Brent Maguire: Do you watch videos on any of these guys like Josh Donaldson, Justin Turner, etc.?

Connor Justus: I try to not look at too much video throughout the season because obviously I have laid the groundwork for my swing and I know what works for me. I know my swing well enough to know that when I practice these things and when I’m doing these things, I have little drills that naturally create the launch angle that I want instead of looking so far into it and doing all the number crunching during the season.

Brent Maguire: Is there a certain part of your swing that you’re more focused on? Josh Donaldson, for example, doesn’t think about his hands at all? Do you focus on one thing or is it a collective evaluation of your swing?

Connor Justus: I try to get into a nice early slot as far as me creating a valley with my spine and things like that. I’m standing more up tall. When I start, I go into my valley then I get into my swing. With that, it kind of makes me not think about my hands. I don’t think about them that much. I think more about my shoulder plane and things like that, which is exactly what Donaldson is talking about. It’s funny that you hear all these things but once you start to understand it and wrap your head around it, that’s when it starts to get put into play. Obviously, in a game you don’t think about this and you let all the work pay off. Once you have that confidence going into it, you’ll be able to do those things in the game.

Brent Maguire: Are these changes paying dividends already or is it more of a wait and see approach?

Connor Justus: You’re just trying to stay as consistent as possible. Right now, it’s hard to tell. You’re 4 games and 15 at bats into the season, it’s early. You just try to stay with your approach and stay with all that work that you’ve put into this. Just have that confidence going into the season that you’ll end up where you’re supposed to end up.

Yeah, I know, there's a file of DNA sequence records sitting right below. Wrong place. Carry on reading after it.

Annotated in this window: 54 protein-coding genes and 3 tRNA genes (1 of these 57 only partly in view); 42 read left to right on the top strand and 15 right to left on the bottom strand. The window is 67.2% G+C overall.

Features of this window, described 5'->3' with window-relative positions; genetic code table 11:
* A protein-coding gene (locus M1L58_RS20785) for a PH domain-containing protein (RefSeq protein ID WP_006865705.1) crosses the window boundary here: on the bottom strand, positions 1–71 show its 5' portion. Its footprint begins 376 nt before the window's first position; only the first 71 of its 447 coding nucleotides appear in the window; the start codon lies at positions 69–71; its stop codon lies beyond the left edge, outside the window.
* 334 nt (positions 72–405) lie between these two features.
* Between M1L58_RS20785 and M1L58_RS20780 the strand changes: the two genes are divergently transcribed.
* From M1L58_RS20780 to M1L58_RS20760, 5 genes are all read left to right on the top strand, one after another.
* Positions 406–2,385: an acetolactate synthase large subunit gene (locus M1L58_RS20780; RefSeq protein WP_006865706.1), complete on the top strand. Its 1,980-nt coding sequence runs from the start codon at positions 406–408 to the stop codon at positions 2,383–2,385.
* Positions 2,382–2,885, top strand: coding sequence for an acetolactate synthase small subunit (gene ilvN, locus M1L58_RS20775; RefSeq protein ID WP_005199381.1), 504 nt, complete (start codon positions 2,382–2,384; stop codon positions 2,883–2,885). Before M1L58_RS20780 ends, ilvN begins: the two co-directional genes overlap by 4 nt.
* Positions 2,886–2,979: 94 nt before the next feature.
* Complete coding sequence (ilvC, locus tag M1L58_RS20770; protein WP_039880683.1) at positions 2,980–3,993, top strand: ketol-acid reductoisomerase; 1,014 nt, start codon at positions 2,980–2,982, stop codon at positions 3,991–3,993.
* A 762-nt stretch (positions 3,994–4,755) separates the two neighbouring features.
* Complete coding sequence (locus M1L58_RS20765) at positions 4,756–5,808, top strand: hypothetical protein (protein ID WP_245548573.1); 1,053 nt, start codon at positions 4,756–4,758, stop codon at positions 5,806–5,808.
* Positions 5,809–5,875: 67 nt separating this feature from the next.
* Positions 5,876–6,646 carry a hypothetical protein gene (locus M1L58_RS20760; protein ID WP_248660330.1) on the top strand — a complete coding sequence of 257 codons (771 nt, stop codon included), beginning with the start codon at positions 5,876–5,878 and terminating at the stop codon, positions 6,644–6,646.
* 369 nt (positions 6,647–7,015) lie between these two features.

Brent Maguire: Back to launch angle, what exactly was it that you fixed to make it better?

Connor Justus: Really, it was going into my junior season(Georgia Tech). I worked really hard in the offseason to work on driving the ball hard with back spin and getting under the ball through shoulder plane and tilt that you create naturally through your swing. During my freshman and sophomore years of college and growing up, I was taught to be very steep with my hands and to keep my hands up the middle, hitting a line drive up the middle. Yeah, you want to do the exact same thing but now we’re talking about hitting a home run to center field instead of a ground ball or line drive to center field. It’s the same concept basically as far as keeping everything square but it’s just a different way of looking at it.

Brent Maguire: Do you feel like you’re a rare breed of this type of hitter or does it seem like it’s becoming more popular?

Connor Justus: No. I’ve actually been talking to some of the guys like Jared Walsh(66ers first baseman/DH), he’s a great one to talk to. There’s a bunch of guys who are buying into this thing. It doesn’t work for everybody, obviously. Not everybody is a cookie cutter. One set swing doesn’t just work for everybody. But I have dramatically noticed the increases in my swing and the way I go about my business has completely changed since I started this. I wouldn’t be where I am today or the player I am today without the work I put in and the focus I put on this. Does it work for me? Yes. Does it work for everybody? Who knows.